Steam Locomotive Engine
Steam engines powered most trains from the early 1800s to the 1950s.1 Though the engines varied in size and complexity, their fundamental operation remained essentially as illustrated here.
In a steam engine, the boiler (fueled by wood, oil, or coal) continuously boils water in an enclosed chamber, creating high-pressure steam.
Steam from the boiler enters the steam chest and is admitted to the front end of the cylinder by a valve slide (illustrated in blue). The high pressure steam presses the piston backward, driving the engine wheels around one half turn.
At the end of the piston stroke, the valve shifts, allowing the remaining steam pressure to escape through the exhaust port underneath valve slide (in blue). The pressure escapes in a quick burst which gives the engine its characteristic choo choo sound.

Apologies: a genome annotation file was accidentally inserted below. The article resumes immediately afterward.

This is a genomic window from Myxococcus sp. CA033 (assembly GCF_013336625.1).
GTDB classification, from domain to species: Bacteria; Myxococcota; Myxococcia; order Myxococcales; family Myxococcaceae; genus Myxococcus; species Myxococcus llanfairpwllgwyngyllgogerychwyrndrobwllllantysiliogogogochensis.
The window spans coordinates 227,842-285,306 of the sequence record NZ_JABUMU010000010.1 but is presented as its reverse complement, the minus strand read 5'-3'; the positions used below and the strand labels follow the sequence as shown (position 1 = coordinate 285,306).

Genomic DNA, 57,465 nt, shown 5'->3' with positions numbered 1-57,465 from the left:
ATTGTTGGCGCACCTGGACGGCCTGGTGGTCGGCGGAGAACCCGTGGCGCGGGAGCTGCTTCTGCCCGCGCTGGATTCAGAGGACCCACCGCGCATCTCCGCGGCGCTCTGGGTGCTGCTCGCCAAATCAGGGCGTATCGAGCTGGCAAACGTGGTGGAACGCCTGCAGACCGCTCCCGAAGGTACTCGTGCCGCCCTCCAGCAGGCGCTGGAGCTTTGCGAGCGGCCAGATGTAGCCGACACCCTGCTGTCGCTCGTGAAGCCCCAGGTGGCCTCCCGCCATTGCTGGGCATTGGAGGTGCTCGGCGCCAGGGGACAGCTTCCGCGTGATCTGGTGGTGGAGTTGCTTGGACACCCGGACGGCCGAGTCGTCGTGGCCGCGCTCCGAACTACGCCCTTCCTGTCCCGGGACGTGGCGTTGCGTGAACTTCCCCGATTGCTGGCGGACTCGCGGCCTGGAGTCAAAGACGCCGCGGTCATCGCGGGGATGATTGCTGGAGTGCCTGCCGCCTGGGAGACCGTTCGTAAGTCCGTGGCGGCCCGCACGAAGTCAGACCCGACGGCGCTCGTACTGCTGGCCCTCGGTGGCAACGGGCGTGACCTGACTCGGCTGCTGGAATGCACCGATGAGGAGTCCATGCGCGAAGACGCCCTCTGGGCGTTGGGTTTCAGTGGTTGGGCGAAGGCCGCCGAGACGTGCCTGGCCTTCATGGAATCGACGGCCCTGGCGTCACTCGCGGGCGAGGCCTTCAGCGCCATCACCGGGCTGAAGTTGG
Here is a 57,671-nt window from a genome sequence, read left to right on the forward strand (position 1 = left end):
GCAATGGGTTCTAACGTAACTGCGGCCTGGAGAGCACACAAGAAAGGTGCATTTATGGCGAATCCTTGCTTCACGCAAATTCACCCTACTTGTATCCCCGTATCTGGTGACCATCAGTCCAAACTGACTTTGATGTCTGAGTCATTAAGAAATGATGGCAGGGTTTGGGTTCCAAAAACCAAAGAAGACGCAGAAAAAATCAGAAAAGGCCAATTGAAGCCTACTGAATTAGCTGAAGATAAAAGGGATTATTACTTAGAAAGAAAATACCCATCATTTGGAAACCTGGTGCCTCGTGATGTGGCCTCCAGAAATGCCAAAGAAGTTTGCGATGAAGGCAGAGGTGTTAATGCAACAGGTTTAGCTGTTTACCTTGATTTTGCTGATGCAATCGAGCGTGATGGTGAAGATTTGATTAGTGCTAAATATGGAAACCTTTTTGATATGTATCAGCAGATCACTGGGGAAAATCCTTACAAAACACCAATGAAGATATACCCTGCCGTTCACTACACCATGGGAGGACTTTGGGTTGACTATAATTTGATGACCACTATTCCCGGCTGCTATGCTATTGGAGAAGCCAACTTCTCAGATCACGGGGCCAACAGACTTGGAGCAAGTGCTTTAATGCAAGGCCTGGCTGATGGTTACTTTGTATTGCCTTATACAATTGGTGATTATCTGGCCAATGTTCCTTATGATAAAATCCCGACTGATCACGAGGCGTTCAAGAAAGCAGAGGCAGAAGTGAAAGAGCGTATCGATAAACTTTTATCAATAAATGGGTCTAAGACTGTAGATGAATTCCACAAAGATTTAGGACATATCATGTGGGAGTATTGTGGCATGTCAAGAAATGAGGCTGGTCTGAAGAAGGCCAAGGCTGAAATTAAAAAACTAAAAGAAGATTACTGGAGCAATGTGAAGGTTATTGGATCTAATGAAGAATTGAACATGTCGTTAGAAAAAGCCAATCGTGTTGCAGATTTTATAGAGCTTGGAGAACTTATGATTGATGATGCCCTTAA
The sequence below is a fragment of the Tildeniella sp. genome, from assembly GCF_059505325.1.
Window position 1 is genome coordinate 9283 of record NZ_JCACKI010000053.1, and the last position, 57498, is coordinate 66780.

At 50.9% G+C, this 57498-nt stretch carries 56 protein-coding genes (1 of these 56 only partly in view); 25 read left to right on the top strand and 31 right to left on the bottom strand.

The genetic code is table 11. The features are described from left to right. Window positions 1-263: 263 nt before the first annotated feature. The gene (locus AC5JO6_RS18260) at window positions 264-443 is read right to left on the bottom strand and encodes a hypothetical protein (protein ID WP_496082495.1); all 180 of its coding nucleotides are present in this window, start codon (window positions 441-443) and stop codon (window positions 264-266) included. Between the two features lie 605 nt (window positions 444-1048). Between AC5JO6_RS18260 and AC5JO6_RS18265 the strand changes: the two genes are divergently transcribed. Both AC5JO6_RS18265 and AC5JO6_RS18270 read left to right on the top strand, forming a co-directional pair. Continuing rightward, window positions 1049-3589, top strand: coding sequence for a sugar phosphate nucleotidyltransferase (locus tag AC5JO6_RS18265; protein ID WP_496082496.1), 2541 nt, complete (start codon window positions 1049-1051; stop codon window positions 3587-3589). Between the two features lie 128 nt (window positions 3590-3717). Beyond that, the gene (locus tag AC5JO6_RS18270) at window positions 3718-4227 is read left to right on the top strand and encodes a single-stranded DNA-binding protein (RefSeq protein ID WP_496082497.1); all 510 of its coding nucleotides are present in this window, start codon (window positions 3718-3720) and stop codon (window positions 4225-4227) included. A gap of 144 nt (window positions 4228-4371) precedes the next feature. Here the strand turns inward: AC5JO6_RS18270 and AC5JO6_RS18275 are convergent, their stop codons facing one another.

At the same time, the valve slide begins admitting high pressure steam to the back end of the cylinder. This presses the piston forward, pulling the engine wheels around another half turn.
At the end of the second stroke, the steam is released from the rear portion of the cylinder (another choo).
The steam engine has a dead spot at the extreme end of each stroke while the valve is transitioning from power to exhaust. For this reason, most engines had a cylinder on each side of the engine, arranged 90 degrees out of phase, so the engine could start from any position. This illustration only shows one side of the engine.
Although these illustrations are not scale represenations of any particular engine, they draw heavily from the many excellent illustrations in Modern Locomotive Construction.